AC Gaughen (author of Scarlet, Walker Books for Young Readers, February 14, 2012) has posted her debut check list on the Class of 2k12 blog today, which, inspired me to write my own list. Now that my release date has come and gone, I know better what to do the next time around *fingers crossed there's a next time*
Some of this info I learned from Saundra Mitchell, and believe me, she has way more on her website, so you should check it out. Some I've learned through the Classes of 2k11 and 2k12. And the other stuff is my own experience.
And I'll say this, it will cost some money, but it doesn't have to cost a lot, and it's all a write off.
Well before the release:
- Find your local writing associations and join.
- Start planning early. Implement your marketing plan as early as possible. I'm not saying start your marketing plan, just start starting your marketing plan.
- Choose what kind of swag you want and order it. You need to check with your publicist regarding what needs to be put on your swag, publisher name, website, copyright for art work used. Also, be creative. I was kind of a total swag whore, but people love to get free stuff. That's all there is to it. And if that free stuff has your book title, your website, all the better.
- If you're sending out postcards, get them ordered early, write them out, and have them ready to send out. The closer your release date gets, the more you'll have to do. You'll feel a lot better if your mailings are ready to go. I sent mine to my local libraries, high school librarians and English teachers, and indie book stores. Even if you only get a couple hits, I think it's worth it.
- Donate. Believe me, you will be asked to donate for giveaways, auctions, etc, etc. Get your name the name of your book out to the world any way you can.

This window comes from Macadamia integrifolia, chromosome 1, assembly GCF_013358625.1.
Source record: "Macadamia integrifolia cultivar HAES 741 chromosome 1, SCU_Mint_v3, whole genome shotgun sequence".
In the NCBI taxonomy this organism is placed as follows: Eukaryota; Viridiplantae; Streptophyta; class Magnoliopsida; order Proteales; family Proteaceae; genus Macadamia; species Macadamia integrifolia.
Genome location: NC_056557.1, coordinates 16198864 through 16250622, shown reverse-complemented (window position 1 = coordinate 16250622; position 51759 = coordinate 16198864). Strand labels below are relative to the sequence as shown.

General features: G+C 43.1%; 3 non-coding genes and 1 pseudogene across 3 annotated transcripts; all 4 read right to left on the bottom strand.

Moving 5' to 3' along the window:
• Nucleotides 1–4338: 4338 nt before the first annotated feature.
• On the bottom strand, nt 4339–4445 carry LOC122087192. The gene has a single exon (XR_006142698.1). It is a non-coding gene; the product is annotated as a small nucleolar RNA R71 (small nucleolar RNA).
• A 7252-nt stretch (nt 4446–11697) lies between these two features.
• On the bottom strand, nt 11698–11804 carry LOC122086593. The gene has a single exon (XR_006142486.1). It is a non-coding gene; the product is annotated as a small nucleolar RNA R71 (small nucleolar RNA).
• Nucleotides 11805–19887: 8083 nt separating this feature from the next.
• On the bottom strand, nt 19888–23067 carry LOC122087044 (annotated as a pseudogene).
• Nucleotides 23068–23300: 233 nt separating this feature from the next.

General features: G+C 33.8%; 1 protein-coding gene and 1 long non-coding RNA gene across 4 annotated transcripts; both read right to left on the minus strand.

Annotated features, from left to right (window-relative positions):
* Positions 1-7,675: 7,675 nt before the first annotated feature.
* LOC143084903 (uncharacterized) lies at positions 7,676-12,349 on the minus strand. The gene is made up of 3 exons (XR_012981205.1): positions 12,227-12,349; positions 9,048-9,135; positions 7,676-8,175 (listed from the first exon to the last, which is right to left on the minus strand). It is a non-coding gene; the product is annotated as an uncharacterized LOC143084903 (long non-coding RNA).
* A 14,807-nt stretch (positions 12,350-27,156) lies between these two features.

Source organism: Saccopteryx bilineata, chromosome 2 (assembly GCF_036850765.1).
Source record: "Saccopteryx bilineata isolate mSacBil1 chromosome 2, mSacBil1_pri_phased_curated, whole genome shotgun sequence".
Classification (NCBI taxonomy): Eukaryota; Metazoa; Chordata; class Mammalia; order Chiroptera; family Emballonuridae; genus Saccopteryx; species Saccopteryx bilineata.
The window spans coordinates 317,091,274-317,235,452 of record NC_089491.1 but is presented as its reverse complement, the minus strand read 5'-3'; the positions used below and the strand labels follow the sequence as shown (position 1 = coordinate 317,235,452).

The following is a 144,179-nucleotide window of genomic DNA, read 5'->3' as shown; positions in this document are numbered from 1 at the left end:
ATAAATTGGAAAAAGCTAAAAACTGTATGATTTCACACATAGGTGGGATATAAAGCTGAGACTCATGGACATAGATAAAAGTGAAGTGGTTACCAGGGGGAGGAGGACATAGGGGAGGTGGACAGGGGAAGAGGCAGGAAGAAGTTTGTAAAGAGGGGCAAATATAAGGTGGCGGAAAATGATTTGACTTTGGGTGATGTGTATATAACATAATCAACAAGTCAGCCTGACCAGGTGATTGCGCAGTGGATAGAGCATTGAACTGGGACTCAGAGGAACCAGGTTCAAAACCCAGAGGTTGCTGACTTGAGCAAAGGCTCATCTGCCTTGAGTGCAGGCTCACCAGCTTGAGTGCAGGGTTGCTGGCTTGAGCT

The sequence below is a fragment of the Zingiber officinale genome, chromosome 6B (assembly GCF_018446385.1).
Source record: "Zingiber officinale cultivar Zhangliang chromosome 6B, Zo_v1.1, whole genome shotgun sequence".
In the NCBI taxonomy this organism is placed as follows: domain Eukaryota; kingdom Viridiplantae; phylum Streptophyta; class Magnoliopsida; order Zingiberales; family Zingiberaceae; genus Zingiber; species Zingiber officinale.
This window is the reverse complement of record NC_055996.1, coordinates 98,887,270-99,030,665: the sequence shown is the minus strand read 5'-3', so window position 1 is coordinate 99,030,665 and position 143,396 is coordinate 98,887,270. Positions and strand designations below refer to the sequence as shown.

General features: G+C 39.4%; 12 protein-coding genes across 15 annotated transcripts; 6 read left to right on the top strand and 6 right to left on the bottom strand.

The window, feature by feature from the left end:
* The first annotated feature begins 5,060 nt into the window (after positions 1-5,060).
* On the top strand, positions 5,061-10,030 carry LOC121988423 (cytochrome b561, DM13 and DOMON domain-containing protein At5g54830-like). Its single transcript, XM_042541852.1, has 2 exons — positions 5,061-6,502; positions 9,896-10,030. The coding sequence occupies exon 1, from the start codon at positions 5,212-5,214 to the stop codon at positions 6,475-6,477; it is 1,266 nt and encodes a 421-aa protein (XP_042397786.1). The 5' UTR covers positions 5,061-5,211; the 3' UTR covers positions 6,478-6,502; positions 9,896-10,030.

- Do not skimp on social media. At the least, Twitter, Facebook, blog, and website. I suggest you stay off of Goodreads. Sometimes I wish I'd never heard of Goodreads. While you will more than likely get many rave reviews, you will also get bad ones. And some of them will make you cry. I know it will be hard, but stay away. At the very least, just don't read the bad ones. You've probably heard that publicists from publishing houses don't offer much help to a debut author. I think if you're proactive before you get to that point, your publicist may be more inclined to offer help. Also, find every directory/website, etc and add your name.
Closer to the date:
- Send out your mailings.
- Again, find a way to get your name and book out across the country. I did this by:
- Joining the Apocalypsies and the Class of 2k12.
- Setting up a blog tour with YA review bloggers.
- Doing guest posts and interviews for bloggers.
- Hosting giveaways for swag and/or signed arc.
- Planning a marketing campaign that will reach from one coast to another. My publicist and I came up with my Pass It On campaign, and it's been really cool so far.